Eminent Domain: The Government Has the Power to Take Over your Land
Eminent domain refers to the power that the government has to take private property and use it for the public good. According to the 2010 constitution, Article 40 section 3 (b), the government holds the right to deprive a citizen of his land and use it in the best interest of the public. The law also states that the private landowner needs to be compensated.
In one case presented to the court in 2016, three petitioners who were shareholders of Original Sigona Enterprises Limited, a limited liability company based in Kiambu County opposed the demolitions in the construction and expansion of Nairobi-Naivasha road from Nairobi’s James Gichuru Junction to Rironi Junction in Kiambu County. They argued that the demolition of the Sigona House was against the law.
They argued that the building was a historical building and cultural heritage. The construction was also going to see the demolition of a borehole that served 5000 people in the area, along with a historical church building and two petrol stations.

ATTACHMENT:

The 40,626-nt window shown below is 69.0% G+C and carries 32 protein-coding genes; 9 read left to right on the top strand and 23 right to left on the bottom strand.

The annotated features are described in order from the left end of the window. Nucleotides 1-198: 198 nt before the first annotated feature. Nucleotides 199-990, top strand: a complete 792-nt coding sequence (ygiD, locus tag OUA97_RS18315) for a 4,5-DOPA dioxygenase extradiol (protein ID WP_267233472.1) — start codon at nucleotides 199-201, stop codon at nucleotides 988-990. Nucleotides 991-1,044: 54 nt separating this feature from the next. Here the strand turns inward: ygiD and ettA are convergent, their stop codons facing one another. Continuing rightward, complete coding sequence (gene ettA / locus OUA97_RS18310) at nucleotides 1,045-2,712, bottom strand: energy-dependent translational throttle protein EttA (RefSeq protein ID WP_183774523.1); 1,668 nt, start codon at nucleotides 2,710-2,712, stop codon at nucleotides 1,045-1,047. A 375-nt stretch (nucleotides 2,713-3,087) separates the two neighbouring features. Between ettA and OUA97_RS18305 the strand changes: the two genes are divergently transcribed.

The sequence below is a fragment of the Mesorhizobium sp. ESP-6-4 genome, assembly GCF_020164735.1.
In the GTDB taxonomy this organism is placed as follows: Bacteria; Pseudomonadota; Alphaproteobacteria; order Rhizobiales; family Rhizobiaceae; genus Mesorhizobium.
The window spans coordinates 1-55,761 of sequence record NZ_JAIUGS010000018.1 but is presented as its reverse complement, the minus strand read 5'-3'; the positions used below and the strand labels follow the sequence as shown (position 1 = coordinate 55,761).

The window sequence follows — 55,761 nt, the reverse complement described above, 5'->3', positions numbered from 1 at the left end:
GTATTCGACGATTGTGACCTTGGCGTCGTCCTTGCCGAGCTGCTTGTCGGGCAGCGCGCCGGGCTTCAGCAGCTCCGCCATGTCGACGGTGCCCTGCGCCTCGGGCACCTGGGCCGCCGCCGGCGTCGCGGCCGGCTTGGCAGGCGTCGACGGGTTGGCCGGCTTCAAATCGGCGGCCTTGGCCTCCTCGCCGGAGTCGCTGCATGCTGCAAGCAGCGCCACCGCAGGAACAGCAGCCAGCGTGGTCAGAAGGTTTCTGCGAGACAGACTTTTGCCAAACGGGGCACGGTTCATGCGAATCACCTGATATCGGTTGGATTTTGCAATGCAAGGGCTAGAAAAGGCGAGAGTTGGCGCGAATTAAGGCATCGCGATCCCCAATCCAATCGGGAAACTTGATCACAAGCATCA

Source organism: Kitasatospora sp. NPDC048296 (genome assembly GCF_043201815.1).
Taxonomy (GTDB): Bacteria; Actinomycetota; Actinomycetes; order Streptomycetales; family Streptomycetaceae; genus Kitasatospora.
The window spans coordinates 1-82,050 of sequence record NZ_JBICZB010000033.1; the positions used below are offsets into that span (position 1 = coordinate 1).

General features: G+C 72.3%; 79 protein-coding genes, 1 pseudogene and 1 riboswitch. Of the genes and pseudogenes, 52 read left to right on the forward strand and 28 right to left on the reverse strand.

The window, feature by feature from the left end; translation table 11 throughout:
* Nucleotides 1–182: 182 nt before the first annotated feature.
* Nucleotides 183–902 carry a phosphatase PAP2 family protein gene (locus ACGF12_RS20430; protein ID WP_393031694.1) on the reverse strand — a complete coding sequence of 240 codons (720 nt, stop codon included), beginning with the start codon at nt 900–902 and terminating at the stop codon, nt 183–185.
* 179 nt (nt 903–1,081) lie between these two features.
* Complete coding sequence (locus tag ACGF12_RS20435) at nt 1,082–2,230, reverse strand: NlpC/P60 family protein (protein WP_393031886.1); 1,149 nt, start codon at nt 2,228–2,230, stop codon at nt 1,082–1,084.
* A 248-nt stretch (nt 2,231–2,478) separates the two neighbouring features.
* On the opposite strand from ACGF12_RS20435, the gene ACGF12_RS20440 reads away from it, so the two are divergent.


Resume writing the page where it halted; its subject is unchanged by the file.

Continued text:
The case above is just one example of eminent domain. But this is just one half of the story. Once the government clears the land for use, the original landowners are sometimes forgotten. Investors and homeowners who secure loans to invest in real estate often find themselves at a loss when the government fails or takes too long to compensate them for their losses. Some have to contend with the government’s bureaucracy before they are finally compensated.
It will be better if the law is amended to state that the government only has access to the property if and when it has compensated the property owner in full. This will ensure that the property owners are paid on time and the unnecessary demolitions of property by some frauds pretending to be the government will not be there.
Property owners are supposed to be compensated accordingly. If it is a piece of land, the landowner ought to be paid the total amount that the land is currently going for. If the land has structures built on it, they should also be compensated for.
Through eminent domain, the government has the power to take your land and use it for the good of the general public. But in some cases, corrupt government officials use this power to perpetrate land injustices. Knowing your land rights plays an important role in ensuring that you are not on the receiving end of such unfair treatment.